Disability discrimination in the UK is illegal under the Equality Act 2010. This Act sets out a list of ‘protected characteristics’ including disability and makes it illegal to discriminate against someone on the basis of those characteristics in situations such as employment, education and transport.
A brain injury may qualify as a disability under the Equality Act 2010, depending on the impact it has on the life of the person with the brain injury. A brain injury can be sustained in a variety of different ways, all of which can affect someone’s day to day life. Those looking for justice after suffering an injury at another’s hand or due to another’s negligence may wish to get in touch with a brain injury lawyer to look at ways in which they, the victim, can be assisted, legally speaking.
Under the Act, someone is considered to have a disability if they have “a physical or mental impairment” that “has a substantial and long-term adverse effect on [their] ability to carry out normal day-to-day activities”.
Whether a brain injury qualifies as a disability therefore depends on the extent to which the injury is affecting your daily life.
When might a brain injury be considered a disability?
For your brain injury to be classed as a disability, it does not necessarily need to stop you carrying out normal daily tasks, it merely has to make those tasks significantly more difficult.
Examples of the types of day-to-day tasks a disability might make more challenging include:
- Dressing yourself
- Cooking & eating
- Communication (including talking, hearing & writing)
Every day tasks can be incredibly difficult. Things like going shopping can often be exhausting when you are having to deal with a brain injury as well. For starters, if your brain injury means that you cannot walk, then you will find that unless a shop has Handicap Door Openers, it might be impossible to go shopping.
These are all just things that can make your life a lot harder with a brain injury. So if you know someone who is struggling with a brain injury then it’s not something that can be taken lightly. Make sure you are there for them if needs be.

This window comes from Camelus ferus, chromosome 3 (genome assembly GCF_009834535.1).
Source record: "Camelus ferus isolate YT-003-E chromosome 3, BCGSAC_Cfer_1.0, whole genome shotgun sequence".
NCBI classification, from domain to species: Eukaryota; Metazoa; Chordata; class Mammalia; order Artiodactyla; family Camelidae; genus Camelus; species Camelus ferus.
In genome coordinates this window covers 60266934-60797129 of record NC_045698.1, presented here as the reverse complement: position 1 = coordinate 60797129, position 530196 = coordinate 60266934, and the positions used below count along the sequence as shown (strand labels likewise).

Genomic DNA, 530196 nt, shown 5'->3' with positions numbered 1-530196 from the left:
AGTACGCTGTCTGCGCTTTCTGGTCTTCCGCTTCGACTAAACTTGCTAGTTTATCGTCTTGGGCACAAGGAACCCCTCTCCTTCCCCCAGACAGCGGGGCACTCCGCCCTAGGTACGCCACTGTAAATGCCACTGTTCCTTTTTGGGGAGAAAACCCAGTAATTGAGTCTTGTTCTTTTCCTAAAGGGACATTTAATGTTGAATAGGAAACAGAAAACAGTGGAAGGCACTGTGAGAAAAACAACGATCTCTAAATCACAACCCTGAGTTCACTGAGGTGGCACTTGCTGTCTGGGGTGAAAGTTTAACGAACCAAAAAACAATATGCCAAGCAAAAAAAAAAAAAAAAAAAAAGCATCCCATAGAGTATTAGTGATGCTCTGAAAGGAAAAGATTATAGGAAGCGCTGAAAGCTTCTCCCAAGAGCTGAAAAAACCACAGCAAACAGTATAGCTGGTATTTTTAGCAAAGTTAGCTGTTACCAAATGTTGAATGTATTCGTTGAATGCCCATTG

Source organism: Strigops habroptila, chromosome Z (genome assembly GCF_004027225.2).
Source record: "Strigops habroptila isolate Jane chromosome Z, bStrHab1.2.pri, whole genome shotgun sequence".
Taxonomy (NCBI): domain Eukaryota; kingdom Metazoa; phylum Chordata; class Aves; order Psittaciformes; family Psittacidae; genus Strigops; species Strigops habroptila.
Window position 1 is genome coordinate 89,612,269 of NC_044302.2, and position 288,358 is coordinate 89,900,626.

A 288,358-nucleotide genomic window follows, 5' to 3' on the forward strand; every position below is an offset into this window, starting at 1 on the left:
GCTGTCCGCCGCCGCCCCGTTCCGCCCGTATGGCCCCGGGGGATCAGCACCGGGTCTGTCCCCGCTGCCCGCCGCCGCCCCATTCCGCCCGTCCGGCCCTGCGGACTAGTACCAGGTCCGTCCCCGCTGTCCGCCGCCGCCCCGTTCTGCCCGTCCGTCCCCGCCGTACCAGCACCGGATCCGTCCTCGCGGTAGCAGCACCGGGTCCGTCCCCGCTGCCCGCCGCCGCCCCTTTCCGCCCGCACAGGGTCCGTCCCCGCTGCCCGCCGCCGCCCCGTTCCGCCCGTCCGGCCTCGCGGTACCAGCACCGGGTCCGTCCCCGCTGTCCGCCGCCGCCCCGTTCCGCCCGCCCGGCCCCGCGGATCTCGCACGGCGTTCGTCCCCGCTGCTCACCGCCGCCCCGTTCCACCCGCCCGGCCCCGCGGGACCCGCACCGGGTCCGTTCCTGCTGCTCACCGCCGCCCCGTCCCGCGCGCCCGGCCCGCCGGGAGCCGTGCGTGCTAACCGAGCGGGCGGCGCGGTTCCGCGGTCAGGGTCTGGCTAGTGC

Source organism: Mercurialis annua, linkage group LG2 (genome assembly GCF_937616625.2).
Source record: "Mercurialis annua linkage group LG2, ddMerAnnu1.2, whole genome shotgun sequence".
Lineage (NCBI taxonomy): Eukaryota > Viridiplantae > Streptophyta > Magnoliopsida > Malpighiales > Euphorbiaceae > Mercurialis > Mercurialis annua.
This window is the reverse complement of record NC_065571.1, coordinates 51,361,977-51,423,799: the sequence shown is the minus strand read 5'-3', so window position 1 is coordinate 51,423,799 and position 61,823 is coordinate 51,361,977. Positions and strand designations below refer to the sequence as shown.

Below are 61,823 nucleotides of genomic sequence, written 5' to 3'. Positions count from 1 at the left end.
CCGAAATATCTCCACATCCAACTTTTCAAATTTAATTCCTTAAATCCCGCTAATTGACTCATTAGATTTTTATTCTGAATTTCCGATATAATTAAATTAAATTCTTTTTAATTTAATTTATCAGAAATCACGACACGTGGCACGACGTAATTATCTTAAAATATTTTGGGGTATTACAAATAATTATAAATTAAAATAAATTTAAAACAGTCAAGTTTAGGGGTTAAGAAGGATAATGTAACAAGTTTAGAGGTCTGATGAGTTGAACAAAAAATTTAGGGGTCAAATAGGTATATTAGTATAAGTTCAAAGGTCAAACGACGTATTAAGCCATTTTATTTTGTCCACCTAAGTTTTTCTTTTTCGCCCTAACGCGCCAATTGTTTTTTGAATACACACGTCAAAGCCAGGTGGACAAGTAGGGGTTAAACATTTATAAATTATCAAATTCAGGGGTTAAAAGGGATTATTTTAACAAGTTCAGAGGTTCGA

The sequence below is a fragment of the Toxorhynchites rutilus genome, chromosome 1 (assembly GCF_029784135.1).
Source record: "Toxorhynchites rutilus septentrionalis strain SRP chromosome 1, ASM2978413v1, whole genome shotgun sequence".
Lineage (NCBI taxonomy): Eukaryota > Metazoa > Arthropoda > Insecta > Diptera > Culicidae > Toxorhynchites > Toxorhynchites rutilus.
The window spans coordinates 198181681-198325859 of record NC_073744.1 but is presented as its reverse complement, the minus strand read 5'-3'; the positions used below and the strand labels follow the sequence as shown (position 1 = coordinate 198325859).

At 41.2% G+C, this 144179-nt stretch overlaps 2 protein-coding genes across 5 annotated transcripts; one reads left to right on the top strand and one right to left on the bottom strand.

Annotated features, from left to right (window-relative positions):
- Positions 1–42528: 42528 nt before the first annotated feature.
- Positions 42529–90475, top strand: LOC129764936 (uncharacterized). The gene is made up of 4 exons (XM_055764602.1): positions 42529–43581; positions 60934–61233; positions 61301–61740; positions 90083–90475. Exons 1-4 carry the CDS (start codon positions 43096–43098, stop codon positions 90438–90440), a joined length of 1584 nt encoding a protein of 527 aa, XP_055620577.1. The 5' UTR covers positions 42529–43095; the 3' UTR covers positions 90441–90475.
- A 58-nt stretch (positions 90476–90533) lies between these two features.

The effects of your brain injury will need to last for a year or more to be covered by the Equality Act.
If there is a dispute over whether someone can be considered disabled, it may be necessary to go to court to receive a decision.
How does the Equalities Act protect people with disabilities?
The Equalities Act makes it illegal to discriminate against disabled people (except under certain exceptional circumstances) in relation to work, education and access to various other services. This means that, for example, an employer could not refuse to hire or promote someone solely due to them having a disability.
There are three main types of discrimination from which the Act protects disabled people:
Direct discrimination – Where you are treated worse than someone else due to your disability e.g. not being offered a job because of your disability.
Indirect discrimination – Where requirements that apply equally to disabled and non-disabled people put you at a disadvantage e.g. an employer not allowing flexibility around breaks, which could be a disadvantage for someone with a brain injury who needs to take regular short breaks to manage their potential to become fatigued.
Discrimination arising from disability – Where you are treated worse due to something connected to your disability e.g. being disciplined due to an emotional outburst which is connected to issues controlling your emotions following a brain injury.
Employers, educational establishments and service providers are required to make reasonable adjustments where necessary to avoid placing disabled people at a disadvantage. Examples of making reasonable adjustments might include installing a ramp, widening doors or fitting automatic door openers to help make a building accessible.
Get the support you need for living with a brain injury
If you or a loved one have suffered a brain injury, claiming compensation is often critical to ensure you have all the help and support necessary to deal with any challenges resulting from the injury.
Where your brain injury was caused or made worse by another person’s fault or deliberate action, you may be entitled to substantial compensation. This can pay for rehabilitation support and care workers, replace lost income and cover other essential costs.
Furthermore, disability insurance protects you financially if injury or illness limits your ability to work. Also known as disability income insurance and disability income protection, this coverage can pay a portion of your income while you are disabled.
These types of claims can be complicated and intimidating, so it is essential to get legal advice from a lawyer specialising in head injury claims to ensure you have the best chance of securing fair compensation.